2010-10-28 Tavian Barnes
A well known (if not by name) theorem is the Abel–Ruffini theorem, which states that there is no algebraic expression for the roots of polynomials with degree higher than 4.
A not-so-well-known fact is that for any polynomial , it is possible to find (with exact arithmetic) a set of ranges each containing exactly one root of . One such algorithm is due to James Victor Uspensky in 1948.
Uspensky's algorithm requires all roots to have multiplicity 1; can be trivially replaced with to eliminate duplicate roots, if necessary. The algorithm relies on Descartes' rule of signs, which states that the number of positive solutions (counting multiplicities) to a polynomial is equal to , where is the number of sign changes between consecutive non-zero coefficients of , and is a non-negative integer.
This clearly implies that if is 0 or 1, then the polynomial must have exactly 0 or 1 root in , respectively. Otherwise, we can transform the polynomial and try again. Expanding , we can test to learn about the roots in . Expanding , where is the degree of the polynomial , we can similarly test to learn about the roots in . If , then is a root of .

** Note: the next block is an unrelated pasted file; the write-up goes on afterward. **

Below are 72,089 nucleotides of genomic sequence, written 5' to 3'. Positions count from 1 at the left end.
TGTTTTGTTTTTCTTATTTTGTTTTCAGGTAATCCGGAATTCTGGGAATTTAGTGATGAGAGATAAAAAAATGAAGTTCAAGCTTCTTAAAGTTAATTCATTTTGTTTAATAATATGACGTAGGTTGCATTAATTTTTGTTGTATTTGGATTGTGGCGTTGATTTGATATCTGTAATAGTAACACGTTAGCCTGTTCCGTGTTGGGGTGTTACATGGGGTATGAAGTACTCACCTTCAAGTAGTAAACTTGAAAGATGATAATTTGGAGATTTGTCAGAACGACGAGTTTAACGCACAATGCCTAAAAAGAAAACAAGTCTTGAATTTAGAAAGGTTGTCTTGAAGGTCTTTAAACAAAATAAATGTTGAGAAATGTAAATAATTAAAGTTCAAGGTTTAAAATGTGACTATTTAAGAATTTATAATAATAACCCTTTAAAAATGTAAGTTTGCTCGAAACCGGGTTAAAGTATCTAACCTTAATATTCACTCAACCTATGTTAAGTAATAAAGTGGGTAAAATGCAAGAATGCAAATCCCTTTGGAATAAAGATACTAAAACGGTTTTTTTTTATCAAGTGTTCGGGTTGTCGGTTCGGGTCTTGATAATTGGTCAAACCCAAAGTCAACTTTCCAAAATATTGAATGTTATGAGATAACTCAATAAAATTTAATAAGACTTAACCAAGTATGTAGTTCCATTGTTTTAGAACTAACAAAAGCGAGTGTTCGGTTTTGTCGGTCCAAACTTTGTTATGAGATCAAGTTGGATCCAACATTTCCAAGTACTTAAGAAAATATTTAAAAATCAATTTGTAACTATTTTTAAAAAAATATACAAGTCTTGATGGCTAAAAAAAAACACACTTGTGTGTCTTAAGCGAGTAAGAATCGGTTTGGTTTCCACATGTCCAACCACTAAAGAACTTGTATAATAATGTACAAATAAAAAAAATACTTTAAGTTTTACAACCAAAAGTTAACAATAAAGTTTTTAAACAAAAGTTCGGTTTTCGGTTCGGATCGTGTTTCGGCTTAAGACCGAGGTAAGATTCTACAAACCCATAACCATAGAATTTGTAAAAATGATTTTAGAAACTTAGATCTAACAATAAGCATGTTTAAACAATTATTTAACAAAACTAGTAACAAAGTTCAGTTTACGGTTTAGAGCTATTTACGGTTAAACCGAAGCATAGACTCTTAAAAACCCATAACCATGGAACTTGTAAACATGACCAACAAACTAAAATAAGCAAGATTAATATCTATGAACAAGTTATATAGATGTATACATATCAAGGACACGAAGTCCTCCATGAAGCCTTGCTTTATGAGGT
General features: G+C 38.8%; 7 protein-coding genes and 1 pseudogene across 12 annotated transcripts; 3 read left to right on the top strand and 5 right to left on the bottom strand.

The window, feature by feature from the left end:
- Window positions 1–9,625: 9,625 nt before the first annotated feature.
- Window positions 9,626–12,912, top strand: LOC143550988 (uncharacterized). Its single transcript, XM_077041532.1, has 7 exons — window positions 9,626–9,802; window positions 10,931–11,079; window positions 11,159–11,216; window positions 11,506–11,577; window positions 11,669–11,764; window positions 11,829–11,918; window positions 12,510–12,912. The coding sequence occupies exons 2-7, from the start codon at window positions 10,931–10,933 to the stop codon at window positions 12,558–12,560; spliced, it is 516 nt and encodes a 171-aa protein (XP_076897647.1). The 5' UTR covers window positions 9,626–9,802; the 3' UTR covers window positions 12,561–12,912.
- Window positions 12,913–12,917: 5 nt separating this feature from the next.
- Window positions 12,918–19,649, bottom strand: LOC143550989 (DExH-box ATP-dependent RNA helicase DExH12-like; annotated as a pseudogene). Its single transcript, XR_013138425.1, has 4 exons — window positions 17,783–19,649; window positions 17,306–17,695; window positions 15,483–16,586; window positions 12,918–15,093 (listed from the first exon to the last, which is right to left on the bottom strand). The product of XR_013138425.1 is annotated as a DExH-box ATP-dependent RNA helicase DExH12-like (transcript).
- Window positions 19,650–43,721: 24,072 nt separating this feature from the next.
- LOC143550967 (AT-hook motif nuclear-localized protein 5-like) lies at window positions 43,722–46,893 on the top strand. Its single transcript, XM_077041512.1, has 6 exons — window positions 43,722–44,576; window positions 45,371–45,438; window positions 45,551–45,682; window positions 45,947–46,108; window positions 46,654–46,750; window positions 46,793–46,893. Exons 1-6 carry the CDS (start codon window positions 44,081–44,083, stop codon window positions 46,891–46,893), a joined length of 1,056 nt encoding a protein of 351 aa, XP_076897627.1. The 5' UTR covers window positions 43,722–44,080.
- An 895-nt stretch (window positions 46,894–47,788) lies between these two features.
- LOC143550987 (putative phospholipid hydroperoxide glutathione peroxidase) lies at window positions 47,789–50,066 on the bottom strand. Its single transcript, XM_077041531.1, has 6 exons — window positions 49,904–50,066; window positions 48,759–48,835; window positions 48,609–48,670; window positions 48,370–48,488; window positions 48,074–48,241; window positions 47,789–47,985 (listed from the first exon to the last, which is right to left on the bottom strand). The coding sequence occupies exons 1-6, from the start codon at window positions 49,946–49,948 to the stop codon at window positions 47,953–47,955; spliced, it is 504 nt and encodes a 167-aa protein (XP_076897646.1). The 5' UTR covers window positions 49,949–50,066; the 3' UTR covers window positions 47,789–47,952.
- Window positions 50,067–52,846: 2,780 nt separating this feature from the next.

If we don't get conclusive information from one of the tests (i.e. or ), apply the same two transformations ( and to the offending polynomial(s). Uspensky proves that this recursive procedure always terminates for square-free polynomials. A reasonable bound on the recursion depth may also be shown.
From a CS perspective, the two transformations are easy to implement. If , then
Another CS-related point is that one of the resultant intervals may have an infinite upper bound. Cauchy provides a general upper bound which may be used to produce a finite upper bound.
A C implementation of this algorithm as a root-solver in my ray-tracer Dimension can be seen here.